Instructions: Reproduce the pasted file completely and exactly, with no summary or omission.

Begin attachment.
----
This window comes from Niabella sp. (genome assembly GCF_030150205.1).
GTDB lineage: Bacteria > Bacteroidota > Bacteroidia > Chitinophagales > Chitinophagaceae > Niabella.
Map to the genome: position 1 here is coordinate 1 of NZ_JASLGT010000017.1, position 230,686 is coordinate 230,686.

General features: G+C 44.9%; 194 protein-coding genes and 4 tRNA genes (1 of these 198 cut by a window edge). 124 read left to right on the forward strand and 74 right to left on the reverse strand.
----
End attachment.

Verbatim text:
This window comes from Niabella sp. (genome assembly GCF_030150205.1).
GTDB lineage: Bacteria > Bacteroidota > Bacteroidia > Chitinophagales > Chitinophagaceae > Niabella.
Map to the genome: position 1 here is coordinate 1 of NZ_JASLGT010000017.1, position 230,686 is coordinate 230,686.

General features: G+C 44.9%; 194 protein-coding genes and 4 tRNA genes (1 of these 198 cut by a window edge). 124 read left to right on the forward strand and 74 right to left on the reverse strand.